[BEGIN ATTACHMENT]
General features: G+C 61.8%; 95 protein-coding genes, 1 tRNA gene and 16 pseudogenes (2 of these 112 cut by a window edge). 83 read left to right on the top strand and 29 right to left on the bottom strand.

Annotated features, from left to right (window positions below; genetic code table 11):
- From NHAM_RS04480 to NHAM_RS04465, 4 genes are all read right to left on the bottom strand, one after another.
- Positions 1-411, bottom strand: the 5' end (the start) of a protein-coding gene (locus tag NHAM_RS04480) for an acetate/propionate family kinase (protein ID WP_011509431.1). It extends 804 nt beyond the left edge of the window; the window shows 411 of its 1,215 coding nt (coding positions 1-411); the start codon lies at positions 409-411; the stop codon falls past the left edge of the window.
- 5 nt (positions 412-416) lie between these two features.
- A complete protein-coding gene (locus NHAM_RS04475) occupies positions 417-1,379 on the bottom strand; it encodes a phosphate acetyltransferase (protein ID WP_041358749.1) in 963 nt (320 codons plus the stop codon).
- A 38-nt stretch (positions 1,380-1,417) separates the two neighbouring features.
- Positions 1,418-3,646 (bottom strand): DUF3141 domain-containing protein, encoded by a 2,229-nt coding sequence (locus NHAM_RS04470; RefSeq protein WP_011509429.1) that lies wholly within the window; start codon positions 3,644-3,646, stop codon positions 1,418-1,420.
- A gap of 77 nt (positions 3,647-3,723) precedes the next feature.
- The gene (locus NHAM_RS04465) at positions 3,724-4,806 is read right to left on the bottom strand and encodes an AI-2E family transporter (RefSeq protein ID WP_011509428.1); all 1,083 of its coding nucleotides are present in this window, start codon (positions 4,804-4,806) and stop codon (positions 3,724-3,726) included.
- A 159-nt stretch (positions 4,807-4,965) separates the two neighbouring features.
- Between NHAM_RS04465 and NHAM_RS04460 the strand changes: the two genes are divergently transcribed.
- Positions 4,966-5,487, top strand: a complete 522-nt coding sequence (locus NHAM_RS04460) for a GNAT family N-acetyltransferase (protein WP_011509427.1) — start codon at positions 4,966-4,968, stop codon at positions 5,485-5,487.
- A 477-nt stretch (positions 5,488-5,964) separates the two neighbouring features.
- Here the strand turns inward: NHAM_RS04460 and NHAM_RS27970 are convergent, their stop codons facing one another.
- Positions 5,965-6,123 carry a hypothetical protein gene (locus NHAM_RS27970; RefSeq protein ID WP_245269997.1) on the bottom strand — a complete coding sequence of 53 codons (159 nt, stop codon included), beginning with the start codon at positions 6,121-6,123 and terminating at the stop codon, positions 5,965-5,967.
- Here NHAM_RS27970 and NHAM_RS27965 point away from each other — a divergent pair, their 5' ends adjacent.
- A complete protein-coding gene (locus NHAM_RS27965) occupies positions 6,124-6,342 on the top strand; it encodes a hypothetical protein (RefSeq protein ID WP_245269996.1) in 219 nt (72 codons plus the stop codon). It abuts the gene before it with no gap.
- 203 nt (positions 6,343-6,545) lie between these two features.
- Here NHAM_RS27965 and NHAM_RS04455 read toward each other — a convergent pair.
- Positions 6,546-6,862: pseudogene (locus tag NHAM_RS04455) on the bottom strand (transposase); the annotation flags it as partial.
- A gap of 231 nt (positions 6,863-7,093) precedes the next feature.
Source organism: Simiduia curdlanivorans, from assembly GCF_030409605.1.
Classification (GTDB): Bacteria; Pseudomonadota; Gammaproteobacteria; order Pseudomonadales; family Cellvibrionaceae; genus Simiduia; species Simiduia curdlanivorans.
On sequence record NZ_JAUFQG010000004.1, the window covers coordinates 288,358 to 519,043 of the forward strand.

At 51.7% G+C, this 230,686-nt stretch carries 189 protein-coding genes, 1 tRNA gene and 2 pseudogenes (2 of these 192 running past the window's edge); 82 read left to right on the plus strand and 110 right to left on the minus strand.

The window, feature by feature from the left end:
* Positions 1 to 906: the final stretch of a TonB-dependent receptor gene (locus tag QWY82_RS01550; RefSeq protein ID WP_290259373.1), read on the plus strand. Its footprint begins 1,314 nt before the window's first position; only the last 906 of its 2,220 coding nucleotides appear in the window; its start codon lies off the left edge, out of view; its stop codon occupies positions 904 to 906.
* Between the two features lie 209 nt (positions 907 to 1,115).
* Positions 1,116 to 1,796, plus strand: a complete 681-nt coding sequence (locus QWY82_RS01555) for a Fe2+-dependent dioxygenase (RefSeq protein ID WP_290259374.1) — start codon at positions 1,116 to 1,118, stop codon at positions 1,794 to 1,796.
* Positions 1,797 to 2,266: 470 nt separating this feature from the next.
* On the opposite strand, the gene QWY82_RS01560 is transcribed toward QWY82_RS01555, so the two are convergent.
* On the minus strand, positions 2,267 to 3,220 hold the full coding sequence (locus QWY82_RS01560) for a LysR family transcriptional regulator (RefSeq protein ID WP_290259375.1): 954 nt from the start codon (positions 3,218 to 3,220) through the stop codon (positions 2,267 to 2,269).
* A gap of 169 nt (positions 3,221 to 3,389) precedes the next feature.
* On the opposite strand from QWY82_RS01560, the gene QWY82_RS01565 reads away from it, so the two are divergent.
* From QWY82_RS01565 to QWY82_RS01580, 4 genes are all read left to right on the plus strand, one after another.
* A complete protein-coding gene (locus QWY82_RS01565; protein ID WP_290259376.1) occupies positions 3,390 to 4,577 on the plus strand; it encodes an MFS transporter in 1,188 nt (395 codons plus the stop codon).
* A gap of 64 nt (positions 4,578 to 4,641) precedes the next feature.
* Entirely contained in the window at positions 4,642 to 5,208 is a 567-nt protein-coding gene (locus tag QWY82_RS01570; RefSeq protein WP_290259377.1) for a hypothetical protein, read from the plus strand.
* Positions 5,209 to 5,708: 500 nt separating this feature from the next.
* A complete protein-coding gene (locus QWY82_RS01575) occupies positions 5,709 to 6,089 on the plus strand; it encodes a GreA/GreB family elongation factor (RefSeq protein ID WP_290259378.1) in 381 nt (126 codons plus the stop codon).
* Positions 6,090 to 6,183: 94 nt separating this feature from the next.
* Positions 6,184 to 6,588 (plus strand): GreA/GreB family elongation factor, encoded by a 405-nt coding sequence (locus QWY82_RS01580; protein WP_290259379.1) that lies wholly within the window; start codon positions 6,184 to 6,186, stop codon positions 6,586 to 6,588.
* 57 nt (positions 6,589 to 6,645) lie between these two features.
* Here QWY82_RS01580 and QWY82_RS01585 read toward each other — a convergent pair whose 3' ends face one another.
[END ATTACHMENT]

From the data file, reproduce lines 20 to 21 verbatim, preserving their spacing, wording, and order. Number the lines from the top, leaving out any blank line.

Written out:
- Here NHAM_RS27965 and NHAM_RS04455 read toward each other — a convergent pair.
- Positions 6,546-6,862: pseudogene (locus tag NHAM_RS04455) on the bottom strand (transposase); the annotation flags it as partial.